Bargain-hunters moved into Smith & Nephew yesterday after analysts called on investors to reconsider the growth prospects for Europe's biggest manufacturer of artificial hips and knees. S&N shares haven't had the healthiest of years so far, falling by around 15 per cent since January. Results earlier this month did little to warm sentiment, with the stock easing in the hours after the company revealed lower trading profits for the third quarter.
But yesterday, the analysts at Exane BNP Paribas said investors should be more upbeat about firm's prospects. "Many investors doubt S&N can deliver new savings after the 2007-10 earnings improvement programme, but we are more optimistic and would play the better earnings momentum, thanks to the new $150m savings plan," they said, upgrading the stock, which gained 14.5p to end the session at 572.5p, to "outperform".
Exane added that the orthopedics arm should also see continued growth, as booming emerging markets offset weakness in the US and Europe. "It is time to reconsider the story," its analysts said.
Overall, the market continued to tumble. Weekend news of the technocratic Mario Monti's appointment as Italy's Prime Minister was overshadowed by continued concern about Rome's borrowing costs. Driving the nervousness early on Monday was an Italian bond auction, which saw Rome's yields remain well above the 6 per cent mark.
However, below the figures seen last week, the cost was high enough to fan concern. Later in the day, the jitters were underpinned by Spanish bond yields, which moved beyond the 6 per cent mark. The result was that, despite progress on the political front in Italy and Greece, the FTSE 100 remained under water, easing by 26.34 points to 5,519.04. The FTSE 250 was 41.54 points behind at 10,347.76.
The worries about Europe led to further weakness in parts of the banking sector. Adding pressure on Barclays, down 4.85p at 174.05p, was some negative commentary from Goldman Sachs, whose analysts lowered the lender to "sell", naming the bank as the one most exposed to the reforms put forward by the Independent Commission on Banking.
The broker was more positive on HSBC, which it named as "a key holding in the current environment", helping the stock notch up a broadly flat performance, up 1.4p at 504.7p.
On the upside, the telecoms group Vodafone was 2.65p better off at 182.7p after HSBC analysts provided some support, naming the stock as one of its top picks in the current, uncertain environment.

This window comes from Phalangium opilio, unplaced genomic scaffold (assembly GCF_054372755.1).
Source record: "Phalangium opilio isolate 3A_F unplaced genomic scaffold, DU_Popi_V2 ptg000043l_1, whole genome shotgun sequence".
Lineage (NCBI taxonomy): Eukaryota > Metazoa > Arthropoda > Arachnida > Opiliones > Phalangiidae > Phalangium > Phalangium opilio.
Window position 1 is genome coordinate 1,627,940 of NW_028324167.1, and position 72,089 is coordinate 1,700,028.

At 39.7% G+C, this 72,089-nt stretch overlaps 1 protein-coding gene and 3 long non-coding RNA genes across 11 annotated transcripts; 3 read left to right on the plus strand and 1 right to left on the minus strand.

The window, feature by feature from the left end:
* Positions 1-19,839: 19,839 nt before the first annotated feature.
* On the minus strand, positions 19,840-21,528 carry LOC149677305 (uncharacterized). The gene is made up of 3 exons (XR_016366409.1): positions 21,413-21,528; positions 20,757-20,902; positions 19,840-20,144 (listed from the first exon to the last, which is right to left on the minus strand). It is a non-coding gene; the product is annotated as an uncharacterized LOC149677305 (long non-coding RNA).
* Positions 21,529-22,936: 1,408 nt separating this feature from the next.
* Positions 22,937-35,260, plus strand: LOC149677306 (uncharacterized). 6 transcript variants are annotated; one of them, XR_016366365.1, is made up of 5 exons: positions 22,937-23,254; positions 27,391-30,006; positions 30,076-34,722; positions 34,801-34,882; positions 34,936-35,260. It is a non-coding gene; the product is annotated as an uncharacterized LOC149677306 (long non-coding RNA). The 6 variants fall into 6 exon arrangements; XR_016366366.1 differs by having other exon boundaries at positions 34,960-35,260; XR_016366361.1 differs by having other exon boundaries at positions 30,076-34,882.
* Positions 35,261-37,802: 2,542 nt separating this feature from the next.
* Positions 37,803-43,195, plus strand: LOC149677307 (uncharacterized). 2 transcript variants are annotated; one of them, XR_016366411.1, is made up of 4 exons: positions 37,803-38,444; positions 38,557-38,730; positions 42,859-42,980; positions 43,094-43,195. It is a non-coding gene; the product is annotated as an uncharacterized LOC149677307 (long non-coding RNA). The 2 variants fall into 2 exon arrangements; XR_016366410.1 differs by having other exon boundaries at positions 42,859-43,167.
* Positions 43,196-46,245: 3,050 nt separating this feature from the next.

"We expect to see increased interest in perceived safe havens as the crisis unfolds," they said, adding that, of the various options, "our highest conviction safe havens are telecoms and energy. Valuations are attractive, large international funds are underweight and earnings are proving to be resilient," they explained.
Back on the downside, the mining sector was held back, with the FTSE 350 mining index down more than 1 per cent. On the FTSE 100, the India-focused mining group Vedanta Resources took the wooden spoon, falling back by 3.6 per cent or 42p to 1,120p. The commodities trader Glencore was 11.5p worse off at 428.5p, while Kazakhmys was 20p behind at 911.5p as the euro crisis, and accompanying concerns about global growth, weighed on sentiment around mining equities.
Further afield, sharp, sudden rallies often give way to swift, bruising slumps – and so it was for Premier Foods, the FTSE 250-listed food producer which fell back last night after booking a string of eye-catching gains last week.
The rally was pinned on short-sellers rushing to close their downside bets after the company announced an agreement with lenders to defer an upcoming covenant test. But the short closing, as the phenomenon is known in market parlance, seemed to have run its course, with Premier losing more than 10 per cent or 0.7p to 5.74p yesterday. Adding to the pressure, UBS analysts lowered the stock to "sell" from "neutral", with a revised 2p target price, against 21p previously.
Elsewhere, underperforming the wider sector, the Finnish miner Talvivaara fell by nearly 5 per cent or 10.5p to 205.5p yesterday. The decline came against the backdrop of an investigation by Finnish police, which is looking into whether the miner had fallen foul of the law in discharging waste water with high levels of impurities into lakes near its mine.
But speculation in the local press about an investigation by the environmental permitting authority are wide off the mark, according to the company. The authority – the Kainuu Centre for Economy, Transport and Environment – "examined a complaint submitted locally and resolved on 4 October that there were no grounds for such measures to be taken," Talvivaara said in a statement.